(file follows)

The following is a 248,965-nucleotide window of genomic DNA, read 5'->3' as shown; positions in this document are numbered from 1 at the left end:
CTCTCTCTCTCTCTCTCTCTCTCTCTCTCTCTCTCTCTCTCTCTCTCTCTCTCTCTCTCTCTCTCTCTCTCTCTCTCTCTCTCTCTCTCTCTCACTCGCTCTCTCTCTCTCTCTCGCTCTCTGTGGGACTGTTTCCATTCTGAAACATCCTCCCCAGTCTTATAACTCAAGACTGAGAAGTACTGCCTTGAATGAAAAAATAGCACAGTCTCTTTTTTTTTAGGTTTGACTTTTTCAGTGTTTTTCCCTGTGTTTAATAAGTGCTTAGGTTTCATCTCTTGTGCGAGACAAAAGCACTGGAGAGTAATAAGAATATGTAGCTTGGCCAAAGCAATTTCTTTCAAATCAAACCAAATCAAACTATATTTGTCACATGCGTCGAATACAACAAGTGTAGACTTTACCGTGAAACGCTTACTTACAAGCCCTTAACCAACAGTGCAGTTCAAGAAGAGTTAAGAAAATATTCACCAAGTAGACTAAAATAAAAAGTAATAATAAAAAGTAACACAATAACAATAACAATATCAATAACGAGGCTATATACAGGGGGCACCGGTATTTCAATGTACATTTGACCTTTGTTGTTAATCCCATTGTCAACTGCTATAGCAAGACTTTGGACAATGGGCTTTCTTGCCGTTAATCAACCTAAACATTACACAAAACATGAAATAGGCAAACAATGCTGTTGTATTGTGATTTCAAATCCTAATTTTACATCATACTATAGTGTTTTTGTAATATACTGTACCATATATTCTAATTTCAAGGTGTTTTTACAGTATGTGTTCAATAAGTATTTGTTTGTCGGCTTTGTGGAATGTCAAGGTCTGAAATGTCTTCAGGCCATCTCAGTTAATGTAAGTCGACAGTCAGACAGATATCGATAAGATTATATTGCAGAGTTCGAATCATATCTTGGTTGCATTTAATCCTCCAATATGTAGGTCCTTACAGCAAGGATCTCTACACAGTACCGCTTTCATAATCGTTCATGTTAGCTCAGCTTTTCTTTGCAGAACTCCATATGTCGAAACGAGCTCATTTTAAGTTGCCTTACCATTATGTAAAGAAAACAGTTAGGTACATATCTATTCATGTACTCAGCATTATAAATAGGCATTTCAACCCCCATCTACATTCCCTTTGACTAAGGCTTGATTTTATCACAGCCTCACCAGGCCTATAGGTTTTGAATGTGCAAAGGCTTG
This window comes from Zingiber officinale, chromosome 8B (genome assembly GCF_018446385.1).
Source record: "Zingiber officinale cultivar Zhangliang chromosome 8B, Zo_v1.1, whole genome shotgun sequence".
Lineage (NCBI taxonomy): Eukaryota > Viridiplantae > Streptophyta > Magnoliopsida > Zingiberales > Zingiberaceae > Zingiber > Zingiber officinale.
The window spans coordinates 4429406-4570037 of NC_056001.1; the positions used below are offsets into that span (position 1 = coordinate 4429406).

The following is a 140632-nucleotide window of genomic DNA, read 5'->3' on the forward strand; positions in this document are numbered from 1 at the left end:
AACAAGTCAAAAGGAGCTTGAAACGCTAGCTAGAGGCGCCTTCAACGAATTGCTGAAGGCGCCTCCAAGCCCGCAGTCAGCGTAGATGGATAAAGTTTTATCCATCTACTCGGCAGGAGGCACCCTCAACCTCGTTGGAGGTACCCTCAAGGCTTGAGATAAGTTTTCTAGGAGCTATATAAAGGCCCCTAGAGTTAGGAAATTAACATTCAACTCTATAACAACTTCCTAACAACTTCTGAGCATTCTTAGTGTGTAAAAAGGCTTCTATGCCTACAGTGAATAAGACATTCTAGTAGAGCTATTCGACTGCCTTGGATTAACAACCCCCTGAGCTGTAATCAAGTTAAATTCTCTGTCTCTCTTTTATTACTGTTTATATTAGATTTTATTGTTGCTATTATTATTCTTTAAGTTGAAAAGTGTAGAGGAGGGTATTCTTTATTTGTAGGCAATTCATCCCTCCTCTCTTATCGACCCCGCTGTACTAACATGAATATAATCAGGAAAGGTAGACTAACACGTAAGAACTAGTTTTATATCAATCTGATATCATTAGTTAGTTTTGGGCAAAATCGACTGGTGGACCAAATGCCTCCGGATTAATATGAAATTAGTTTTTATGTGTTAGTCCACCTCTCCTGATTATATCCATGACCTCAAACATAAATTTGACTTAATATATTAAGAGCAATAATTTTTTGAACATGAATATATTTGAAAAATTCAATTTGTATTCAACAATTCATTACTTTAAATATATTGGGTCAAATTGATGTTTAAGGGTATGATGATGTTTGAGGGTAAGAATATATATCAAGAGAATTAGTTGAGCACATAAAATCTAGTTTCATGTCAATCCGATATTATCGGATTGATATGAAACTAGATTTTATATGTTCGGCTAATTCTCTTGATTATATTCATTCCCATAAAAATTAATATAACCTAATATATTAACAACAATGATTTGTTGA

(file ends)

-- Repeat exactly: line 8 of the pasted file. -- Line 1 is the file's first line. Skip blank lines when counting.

AACAAGTCAAAAGGAGCTTGAAACGCTAGCTAGAGGCGCCTTCAACGAATTGCTGAAGGCGCCTCCAAGCCCGCAGTCAGCGTAGATGGATAAAGTTTTATCCATCTACTCGGCAGGAGGCACCCTCAACCTCGTTGGAGGTACCCTCAAGGCTTGAGATAAGTTTTCTAGGAGCTATATAAAGGCCCCTAGAGTTAGGAAATTAACATTCAACTCTATAACAACTTCCTAACAACTTCTGAGCATTCTTAGTGTGTAAAAAGGCTTCTATGCCTACAGTGAATAAGACATTCTAGTAGAGCTATTCGACTGCCTTGGATTAACAACCCCCTGAGCTGTAATCAAGTTAAATTCTCTGTCTCTCTTTTATTACTGTTTATATTAGATTTTATTGTTGCTATTATTATTCTTTAAGTTGAAAAGTGTAGAGGAGGGTATTCTTTATTTGTAGGCAATTCATCCCTCCTCTCTTATCGACCCCGCTGTACTAACATGAATATAATCAGGAAAGGTAGACTAACACGTAAGAACTAGTTTTATATCAATCTGATATCATTAGTTAGTTTTGGGCAAAATCGACTGGTGGACCAAATGCCTCCGGATTAATATGAAATTAGTTTTTATGTGTTAGTCCACCTCTCCTGATTATATCCATGACCTCAAACATAAATTTGACTTAATATATTAAGAGCAATAATTTTTTGAACATGAATATATTTGAAAAATTCAATTTGTATTCAACAATTCATTACTTTAAATATATTGGGTCAAATTGATGTTTAAGGGTATGATGATGTTTGAGGGTAAGAATATATATCAAGAGAATTAGTTGAGCACATAAAATCTAGTTTCATGTCAATCCGATATTATCGGATTGATATGAAACTAGATTTTATATGTTCGGCTAATTCTCTTGATTATATTCATTCCCATAAAAATTAATATAACCTAATATATTAACAACAATGATTTGTTGA